How does Gazyvaro work?
The active substance in Gazyvaro, obinutuzumab, is a monoclonal antibody (a type of protein) that has been designed to recognise and attach to the protein CD20, which is found on the surface of B-lymphocytes. In CLL and FL, cancerous B-lymphocytes multiply too quickly and replace the normal cells in the bone marrow (where blood cells are made) and in lymph nodes. By attaching to CD20 on B-lymphocytes, obinutuzumab makes the B-lymphocytes a target for the body’s immune (defence) system, which kills the B-lymphocytes.
What benefits of Gazyvaro have been shown in studies?
In CLL, Gazyvaro has been shown to significantly delay the disease getting worse in patients previously untreated who had other medical conditions and were therefore ineligible for fludarabine-based therapy. In one main study involving 781 patients, those treated with Gazyvaro and chlorambucil lived significantly longer on average without their disease getting worse than patients treated with chlorambucil alone (26.7 months versus 11.1 months). Similarly, patients treated with Gazyvaro and chlorambucil lived significantly longer on average without their disease getting worse than patients treated with rituximab and chlorambucil (26.7 months versus 15.2 months).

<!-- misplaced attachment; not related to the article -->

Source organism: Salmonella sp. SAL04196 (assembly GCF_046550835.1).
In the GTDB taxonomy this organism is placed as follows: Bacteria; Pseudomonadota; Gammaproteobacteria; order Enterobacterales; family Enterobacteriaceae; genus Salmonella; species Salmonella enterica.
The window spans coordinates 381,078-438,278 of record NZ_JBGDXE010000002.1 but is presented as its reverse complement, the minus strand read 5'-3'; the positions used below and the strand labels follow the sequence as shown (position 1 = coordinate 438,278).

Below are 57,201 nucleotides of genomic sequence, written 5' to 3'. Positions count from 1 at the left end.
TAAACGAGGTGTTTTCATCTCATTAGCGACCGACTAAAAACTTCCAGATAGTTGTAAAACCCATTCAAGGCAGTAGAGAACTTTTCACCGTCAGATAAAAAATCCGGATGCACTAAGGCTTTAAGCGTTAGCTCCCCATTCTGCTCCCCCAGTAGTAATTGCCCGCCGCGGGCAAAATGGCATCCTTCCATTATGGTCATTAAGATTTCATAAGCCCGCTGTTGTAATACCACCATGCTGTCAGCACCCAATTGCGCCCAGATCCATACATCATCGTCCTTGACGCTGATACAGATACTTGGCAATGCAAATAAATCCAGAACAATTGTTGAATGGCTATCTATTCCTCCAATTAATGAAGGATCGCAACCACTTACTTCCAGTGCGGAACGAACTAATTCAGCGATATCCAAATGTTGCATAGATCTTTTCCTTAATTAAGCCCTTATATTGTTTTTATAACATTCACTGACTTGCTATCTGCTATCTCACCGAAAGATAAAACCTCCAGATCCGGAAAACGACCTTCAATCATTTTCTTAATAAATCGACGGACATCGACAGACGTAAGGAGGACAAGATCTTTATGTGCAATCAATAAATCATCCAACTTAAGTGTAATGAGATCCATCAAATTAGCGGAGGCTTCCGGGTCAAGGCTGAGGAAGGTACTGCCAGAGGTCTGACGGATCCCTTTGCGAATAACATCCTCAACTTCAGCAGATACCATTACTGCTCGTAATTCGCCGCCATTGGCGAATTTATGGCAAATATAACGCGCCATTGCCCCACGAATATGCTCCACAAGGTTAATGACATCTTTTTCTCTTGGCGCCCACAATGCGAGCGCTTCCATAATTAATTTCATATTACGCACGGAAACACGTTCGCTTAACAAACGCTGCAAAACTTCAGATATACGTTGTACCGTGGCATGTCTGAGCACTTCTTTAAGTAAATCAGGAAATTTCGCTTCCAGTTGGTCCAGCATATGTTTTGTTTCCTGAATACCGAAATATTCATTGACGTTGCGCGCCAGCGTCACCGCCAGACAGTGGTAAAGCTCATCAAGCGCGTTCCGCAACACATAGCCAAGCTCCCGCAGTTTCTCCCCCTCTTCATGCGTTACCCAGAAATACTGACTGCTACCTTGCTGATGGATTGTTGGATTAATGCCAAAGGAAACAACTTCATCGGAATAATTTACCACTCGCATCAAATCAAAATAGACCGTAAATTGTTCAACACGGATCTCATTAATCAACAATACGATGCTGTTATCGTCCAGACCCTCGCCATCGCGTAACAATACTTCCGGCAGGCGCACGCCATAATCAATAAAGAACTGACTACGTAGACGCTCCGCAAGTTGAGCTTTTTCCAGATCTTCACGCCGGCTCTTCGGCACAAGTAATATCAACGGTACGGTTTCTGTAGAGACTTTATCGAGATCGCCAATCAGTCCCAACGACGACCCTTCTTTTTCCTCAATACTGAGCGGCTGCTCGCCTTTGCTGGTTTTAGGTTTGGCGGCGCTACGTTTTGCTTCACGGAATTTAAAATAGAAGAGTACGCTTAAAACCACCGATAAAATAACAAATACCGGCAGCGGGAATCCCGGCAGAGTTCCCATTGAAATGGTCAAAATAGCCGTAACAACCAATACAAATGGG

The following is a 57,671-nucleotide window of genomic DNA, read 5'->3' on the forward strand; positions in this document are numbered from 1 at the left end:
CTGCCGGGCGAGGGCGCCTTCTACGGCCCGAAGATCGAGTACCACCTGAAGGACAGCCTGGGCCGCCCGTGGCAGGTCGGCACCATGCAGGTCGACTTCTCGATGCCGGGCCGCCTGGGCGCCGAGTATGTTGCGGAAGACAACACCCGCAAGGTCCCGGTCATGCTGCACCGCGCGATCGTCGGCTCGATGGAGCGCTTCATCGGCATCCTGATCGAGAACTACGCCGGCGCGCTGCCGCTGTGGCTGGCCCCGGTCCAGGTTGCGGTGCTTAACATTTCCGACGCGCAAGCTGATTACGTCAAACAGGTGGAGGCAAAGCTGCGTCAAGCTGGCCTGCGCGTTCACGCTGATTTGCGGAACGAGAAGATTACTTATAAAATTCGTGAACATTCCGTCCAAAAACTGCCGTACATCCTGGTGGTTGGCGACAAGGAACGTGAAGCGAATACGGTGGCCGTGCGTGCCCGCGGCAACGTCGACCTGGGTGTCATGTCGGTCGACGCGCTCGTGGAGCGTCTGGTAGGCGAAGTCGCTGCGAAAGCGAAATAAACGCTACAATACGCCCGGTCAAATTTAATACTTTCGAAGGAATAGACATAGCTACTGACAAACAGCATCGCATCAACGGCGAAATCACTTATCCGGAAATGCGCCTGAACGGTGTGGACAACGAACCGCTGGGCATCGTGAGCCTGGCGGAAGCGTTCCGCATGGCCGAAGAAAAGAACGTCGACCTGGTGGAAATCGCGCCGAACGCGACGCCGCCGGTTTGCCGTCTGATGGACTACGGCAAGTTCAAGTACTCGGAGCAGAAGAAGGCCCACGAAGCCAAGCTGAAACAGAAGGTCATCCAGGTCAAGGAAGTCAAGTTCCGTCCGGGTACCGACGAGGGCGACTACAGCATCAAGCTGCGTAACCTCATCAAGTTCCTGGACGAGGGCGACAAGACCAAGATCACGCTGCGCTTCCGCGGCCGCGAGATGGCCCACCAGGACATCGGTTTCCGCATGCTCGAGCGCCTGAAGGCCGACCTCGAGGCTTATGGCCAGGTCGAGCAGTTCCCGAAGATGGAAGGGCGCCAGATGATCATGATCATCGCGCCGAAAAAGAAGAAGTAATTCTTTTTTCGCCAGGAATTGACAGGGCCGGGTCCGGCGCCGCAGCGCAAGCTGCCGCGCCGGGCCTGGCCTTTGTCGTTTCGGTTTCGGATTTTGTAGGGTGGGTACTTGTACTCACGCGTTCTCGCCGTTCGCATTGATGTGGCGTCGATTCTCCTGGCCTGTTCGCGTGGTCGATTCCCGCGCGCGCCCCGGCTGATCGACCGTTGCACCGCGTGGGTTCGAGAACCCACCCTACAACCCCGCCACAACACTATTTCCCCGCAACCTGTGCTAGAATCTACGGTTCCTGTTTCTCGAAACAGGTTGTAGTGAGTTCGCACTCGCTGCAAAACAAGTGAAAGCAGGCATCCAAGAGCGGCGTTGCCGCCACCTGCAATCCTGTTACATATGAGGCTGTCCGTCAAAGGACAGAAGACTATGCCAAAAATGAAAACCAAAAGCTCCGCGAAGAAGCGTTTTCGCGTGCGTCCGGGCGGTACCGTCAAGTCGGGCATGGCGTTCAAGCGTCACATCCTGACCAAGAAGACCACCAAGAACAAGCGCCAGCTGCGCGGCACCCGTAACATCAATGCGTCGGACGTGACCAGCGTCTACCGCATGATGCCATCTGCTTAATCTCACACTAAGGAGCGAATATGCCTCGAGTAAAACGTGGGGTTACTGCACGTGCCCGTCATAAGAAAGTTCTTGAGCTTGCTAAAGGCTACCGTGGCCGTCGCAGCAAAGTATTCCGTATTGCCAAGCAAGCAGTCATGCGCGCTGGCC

Gazyvaro has also been investigated in a study involving 321 patients with follicular lymphoma in whom treatment with rituximab had either not worked or had stopped working. Patients treated with Gazyvaro and bendamustine lived significantly longer on average without their disease getting worse than patients treated with bendamustine alone (29.2 months versus 13.7 months).
What are the risks associated with Gazyvaro?
The most common side effects with Gazyvaro (which may affect more than 1 in 10 people) are upper respiratory infections (such as throad and nose infections), coughs, diarrhoea, constipation, joint pain, fever, weakness, neutropenia (low white blood cell counts), thrombocytopenia (low blood platelet counts) and anaemia (low red blood cell counts). For the full list of all side effects and restrictions, see the package leaflet.
Why is Gazyvaro approved?
The Agency’s Committee for Medicinal Products for Human Use (CHMP) decided that Gazyvaro’s benefits are greater than its risks and recommended that it be approved for use in the European Union (EU). The CHMP considered that the benefit of Gazyvaro in prolonging the survival of CLL and FL patients before their disease worsened was clearly demonstrated. The pattern of side effects was considered acceptable in the light of the medicine’s benefit.
What measures are being taken to ensure the safe and effective use of Gazyvaro?
Recommendations and precautions to be followed by healthcare professionals and patients for the safe and effective use of Gazyvaro have been included in the summary of product characteristics and the package leaflet.
Further information can be found in the summary of the risk management plan.
Other information about Gazyvaro
The European Commission granted a marketing authorisation valid throughout the European Union for Gazyvaro on 23 July 2014.
For more information about treatment with Gazyvaro, read the package leaflet (also part of the EPAR) or contact your doctor or pharmacist.
Source: European Medicines Agency